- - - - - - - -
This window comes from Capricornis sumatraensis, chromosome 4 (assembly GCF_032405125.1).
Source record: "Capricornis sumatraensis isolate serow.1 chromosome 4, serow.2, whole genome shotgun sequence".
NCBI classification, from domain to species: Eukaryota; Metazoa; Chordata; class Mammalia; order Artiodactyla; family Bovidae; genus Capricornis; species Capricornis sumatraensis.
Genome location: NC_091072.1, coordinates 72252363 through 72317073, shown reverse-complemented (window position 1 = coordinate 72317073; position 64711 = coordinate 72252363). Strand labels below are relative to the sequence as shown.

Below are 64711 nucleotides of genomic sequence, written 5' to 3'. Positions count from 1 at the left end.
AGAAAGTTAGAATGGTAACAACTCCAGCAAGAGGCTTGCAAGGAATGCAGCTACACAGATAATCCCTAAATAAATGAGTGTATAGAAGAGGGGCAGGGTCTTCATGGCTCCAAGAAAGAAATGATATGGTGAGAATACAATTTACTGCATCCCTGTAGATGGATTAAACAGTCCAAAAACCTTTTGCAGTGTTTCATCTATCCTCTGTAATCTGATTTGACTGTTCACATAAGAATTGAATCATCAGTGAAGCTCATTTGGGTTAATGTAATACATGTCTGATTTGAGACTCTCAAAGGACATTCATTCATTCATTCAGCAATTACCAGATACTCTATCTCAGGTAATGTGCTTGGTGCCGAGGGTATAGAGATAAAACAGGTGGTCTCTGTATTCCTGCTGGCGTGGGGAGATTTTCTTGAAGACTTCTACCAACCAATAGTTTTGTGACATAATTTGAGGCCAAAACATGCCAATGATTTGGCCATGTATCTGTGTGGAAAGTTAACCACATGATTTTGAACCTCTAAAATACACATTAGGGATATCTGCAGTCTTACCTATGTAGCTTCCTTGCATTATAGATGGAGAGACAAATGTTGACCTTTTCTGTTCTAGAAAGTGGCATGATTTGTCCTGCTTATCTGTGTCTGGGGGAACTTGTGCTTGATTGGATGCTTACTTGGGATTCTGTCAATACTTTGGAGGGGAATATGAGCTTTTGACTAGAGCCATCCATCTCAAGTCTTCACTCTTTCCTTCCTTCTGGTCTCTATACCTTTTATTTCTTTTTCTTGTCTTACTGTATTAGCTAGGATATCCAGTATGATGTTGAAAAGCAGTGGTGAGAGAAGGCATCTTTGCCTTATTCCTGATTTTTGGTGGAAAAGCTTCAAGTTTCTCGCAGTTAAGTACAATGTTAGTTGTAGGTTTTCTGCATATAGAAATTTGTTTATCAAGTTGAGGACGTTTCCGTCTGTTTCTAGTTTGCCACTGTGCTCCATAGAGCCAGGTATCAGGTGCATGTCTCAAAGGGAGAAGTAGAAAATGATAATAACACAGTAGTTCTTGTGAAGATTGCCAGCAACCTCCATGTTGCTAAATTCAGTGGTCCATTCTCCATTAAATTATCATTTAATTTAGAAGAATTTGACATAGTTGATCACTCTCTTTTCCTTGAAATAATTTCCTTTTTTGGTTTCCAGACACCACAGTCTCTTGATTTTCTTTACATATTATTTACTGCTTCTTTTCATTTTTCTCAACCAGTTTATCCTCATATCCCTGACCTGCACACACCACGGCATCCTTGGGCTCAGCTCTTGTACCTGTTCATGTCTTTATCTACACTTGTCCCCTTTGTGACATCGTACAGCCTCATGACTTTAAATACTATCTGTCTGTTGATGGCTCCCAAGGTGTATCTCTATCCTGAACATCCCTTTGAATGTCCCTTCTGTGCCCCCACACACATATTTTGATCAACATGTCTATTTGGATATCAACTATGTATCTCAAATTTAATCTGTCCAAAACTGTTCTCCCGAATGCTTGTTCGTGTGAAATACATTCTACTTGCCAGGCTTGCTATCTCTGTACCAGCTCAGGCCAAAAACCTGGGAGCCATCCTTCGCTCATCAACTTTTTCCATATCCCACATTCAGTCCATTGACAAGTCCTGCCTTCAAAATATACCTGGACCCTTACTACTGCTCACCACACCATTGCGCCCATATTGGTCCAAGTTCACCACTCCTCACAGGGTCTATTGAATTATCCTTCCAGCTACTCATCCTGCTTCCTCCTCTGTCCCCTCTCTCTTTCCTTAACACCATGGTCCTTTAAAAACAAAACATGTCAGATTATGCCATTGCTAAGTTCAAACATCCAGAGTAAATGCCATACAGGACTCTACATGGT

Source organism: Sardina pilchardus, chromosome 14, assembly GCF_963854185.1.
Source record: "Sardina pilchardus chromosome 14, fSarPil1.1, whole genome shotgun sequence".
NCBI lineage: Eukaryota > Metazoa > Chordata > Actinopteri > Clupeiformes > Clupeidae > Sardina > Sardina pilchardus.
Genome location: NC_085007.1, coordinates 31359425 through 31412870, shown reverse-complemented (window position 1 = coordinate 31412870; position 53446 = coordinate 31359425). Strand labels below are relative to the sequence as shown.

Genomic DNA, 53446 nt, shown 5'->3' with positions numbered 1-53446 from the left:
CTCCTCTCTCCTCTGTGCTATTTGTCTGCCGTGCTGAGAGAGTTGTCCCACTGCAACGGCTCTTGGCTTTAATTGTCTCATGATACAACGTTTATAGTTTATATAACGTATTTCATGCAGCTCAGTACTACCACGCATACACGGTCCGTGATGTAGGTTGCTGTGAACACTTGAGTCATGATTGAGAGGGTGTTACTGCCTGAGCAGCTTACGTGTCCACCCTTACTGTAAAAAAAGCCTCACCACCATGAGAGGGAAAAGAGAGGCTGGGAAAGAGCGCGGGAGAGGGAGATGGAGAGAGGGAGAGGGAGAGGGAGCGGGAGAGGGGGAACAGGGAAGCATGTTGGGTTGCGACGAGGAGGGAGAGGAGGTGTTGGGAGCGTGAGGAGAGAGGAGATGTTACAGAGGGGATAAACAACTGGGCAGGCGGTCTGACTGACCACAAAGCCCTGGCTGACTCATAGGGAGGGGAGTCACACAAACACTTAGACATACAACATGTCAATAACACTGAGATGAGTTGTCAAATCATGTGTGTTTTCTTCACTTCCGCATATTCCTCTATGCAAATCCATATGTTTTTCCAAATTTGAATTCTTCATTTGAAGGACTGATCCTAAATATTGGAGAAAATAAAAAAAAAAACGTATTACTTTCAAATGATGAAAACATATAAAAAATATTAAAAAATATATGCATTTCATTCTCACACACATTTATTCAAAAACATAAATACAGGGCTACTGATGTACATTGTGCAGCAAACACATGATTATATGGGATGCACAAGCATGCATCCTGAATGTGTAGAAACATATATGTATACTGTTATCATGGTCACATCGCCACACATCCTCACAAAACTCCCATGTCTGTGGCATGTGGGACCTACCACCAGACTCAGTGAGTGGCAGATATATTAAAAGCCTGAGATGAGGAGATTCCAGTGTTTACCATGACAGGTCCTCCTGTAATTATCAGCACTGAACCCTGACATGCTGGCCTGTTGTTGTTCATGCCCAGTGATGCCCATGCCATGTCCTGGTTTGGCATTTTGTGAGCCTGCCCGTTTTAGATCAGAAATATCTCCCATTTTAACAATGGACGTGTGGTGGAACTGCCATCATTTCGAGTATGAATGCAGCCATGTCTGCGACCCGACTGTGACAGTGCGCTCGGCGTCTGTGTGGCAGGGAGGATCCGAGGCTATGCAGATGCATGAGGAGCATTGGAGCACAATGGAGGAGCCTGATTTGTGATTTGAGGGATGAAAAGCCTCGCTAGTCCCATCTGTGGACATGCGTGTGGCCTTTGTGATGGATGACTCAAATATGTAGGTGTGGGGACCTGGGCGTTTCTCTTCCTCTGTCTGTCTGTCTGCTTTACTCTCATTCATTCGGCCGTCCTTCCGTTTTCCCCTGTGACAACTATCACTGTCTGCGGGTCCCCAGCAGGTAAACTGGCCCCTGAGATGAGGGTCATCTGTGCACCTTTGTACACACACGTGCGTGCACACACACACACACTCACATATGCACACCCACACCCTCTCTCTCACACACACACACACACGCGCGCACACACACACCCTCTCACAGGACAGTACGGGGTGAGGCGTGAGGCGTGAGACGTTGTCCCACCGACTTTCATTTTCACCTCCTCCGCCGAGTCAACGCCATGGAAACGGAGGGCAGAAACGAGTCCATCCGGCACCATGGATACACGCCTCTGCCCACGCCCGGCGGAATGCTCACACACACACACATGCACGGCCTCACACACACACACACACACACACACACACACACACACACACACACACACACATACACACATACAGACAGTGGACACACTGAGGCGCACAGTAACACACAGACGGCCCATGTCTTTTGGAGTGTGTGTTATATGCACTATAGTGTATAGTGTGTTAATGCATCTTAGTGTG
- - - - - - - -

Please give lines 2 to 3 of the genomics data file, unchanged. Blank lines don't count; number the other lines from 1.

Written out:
Source record: "Capricornis sumatraensis isolate serow.1 chromosome 4, serow.2, whole genome shotgun sequence".
NCBI classification, from domain to species: Eukaryota; Metazoa; Chordata; class Mammalia; order Artiodactyla; family Bovidae; genus Capricornis; species Capricornis sumatraensis.